Instead of trying to push her through this refusal (this is something that will be resolved in time with future leading work) I started to do some contact yielding, asking her to shift her body sideways when I pressed against the back of her ribcage.
I did this in the same way I would ask for lateral work in-hand, and she yielded surprisingly easily - she is going to make a super dressage pony!
When she gave like this I stopped and scratched her mane a lot, all the time giving her as much physical contact as possible.
She soon started to really soften and relax, and even started showing me affection - resting her head on my shoulder and nibbling me gently.
She still resisted being lead towards the ramp, but I worked her into the passageway we had created leading up to the ramp by yielding her either sideways, circling round, or backwards, always giving her lots of time in between steps forward.
I got her up to the foot of the ramp in this way, and I then had to go and feed Licia who had woken up in the meantime. I gave Flicka to her owner and she was happy to stay standing at the ramp, but her owner later told me that she didn't take her eyes off me while I was taking care of Licia - I had already made a meaningful connection with her.
When I took Flicka back again, I did some more yielding work, circling her in front of the ramp, and then when she was stood at the bottom of the ramp I sensed a real desire in her to do what I was asking her.
I sat down inside the lorry and just waited, with the rope completely slack. This immediately changed her attitude towards the lorry - I could see that it was becoming a possibility in her mind that it could be a safe enough space for her to go into it.
With the help of some nuts that I sprinkled on the ramp, she walked up it until all four feet were on the ramp, then her front feet came inside the lorry.
It must have looked like we were almost there, but I could sense she hadn’t yet decided to go in. That was as far as we got that time, as I knew I had to let her go back down the ramp again. It must have seemed like back to square one for the patient on-lookers!
At this stage of proceedings, faced with the reality of going in the van, Flicka was now having periods of just switching off: seemingly relaxed and sleepy, resting a back leg, but clearly not with me anymore. In fact this was her dissociating, a sign of horse trauma.
When she was a foal, her owner had rescued her and her mother from a neglect situation, and it had been a fairly long journey from the Mediterranean coast to the Gers. This was undoubtedly traumatic for Flicka, and would explain why now, without the protection of her mother, she was so reluctant to go back in a vehicle.
The ideal solution in this situation would have been to work with her slowly with a trailer over several months, but this was simply not possible for me given the situation. It was now or never!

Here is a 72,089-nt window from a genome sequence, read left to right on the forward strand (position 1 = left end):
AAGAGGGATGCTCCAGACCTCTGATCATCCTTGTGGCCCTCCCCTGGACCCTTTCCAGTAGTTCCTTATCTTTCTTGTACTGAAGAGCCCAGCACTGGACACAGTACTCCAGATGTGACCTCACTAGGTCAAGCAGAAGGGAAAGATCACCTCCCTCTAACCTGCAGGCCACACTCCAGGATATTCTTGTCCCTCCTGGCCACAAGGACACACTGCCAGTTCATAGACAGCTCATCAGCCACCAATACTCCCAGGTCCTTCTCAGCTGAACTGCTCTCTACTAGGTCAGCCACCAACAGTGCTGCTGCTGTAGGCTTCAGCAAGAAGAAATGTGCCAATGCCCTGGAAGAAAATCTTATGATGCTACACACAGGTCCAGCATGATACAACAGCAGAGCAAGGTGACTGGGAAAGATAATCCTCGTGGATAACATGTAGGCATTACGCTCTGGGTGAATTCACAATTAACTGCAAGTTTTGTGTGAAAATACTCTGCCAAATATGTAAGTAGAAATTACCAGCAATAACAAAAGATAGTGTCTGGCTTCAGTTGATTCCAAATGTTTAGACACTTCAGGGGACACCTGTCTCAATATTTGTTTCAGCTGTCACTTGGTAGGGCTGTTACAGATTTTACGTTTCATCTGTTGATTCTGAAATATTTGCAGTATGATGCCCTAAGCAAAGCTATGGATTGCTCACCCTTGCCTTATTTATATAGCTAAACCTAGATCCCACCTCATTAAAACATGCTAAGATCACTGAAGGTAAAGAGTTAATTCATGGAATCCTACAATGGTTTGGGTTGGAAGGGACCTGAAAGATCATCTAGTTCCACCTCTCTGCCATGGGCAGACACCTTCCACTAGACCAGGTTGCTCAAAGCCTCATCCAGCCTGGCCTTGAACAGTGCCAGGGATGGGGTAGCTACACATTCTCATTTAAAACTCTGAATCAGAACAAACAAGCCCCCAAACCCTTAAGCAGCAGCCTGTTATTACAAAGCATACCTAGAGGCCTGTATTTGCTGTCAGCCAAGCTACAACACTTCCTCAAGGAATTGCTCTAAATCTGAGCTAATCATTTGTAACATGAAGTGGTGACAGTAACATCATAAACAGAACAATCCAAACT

I knew part of her wanted to go in and come to her new life, and I also knew she was starting to really trust me and see me as a calm and trustworthy leader.
I did more yielding work, and then following my intuition I presented her at the ramp, stood at her shoulder and raised my energy as if to say to her positively and affirmatively, right we’re going in now!
She came up the ramp with me and almost right into the lorry, then with a little more encouragement she was in!
She was quite stressed once inside, but there was no kicking or stamping as we prepared to leave.
These little French horse vans are wonderfully designed, and we were able to adjust the partition easily to give her lots of support during the journey, which passed uneventfully as we kept an eye on her via the on-board camera!
Flicka’s previous owner came to me before we left and said to me, with tears in her eyes, how moved she had been by the gentleness of my approach, and the contrast with the force and tension of the other occasion. She is a NH enthusiast, used to influencing horses at a distance, and this contact-based approach was completely new to her.
I explained that the contact yielding work is incredibly powerful as it releases tension on a deep level through the relaxation of the diaphragm. It creates a trust-based connection with horses that gives them a genuine respect for you, one that has nothing to do with dominance and intimidation.
Thinking back on the two sessions, it’s true that they couldn’t have been more different. The first time we were ‘getting on with it’ , not ‘hanging about’ or wasting time, and yet it seemed we were at it forever. Everyone was stressed and tired, Flicka had almost injured herself several times, and at the end of it all, with four people involved trying every possible means, we still didn’t get her in! Although we hadn't really forced through her boundaries, the experience certainly hadn't increased her trust in humans.
The second time no one touched Flicka but me, and there was no whip (or rope-twirling) involved at all, and not one moment of stressful pressure put on her. The only demand I made at all was to simply push her sideways, in the same way that another horse would ask her to move out of the way.
Although it took me almost as long this way, it didn’t seem like a long ordeal at all because we were staying in the moment. And above all, she actually accepted to go in, not as a way of escaping unpleasant demands, but because she chose to put her faith in me.
As they say, the long way is the short way…
Settling in with the herd at HHT after only a few days - Flicka is already friends with Habanero and Ouhmia, despite her laying down firmly the ground rules to begin with, in typical Arabian style!
Getting to know Licia!
She loves contact with horses too! :)
Looking forwards to a bright future at HHT :)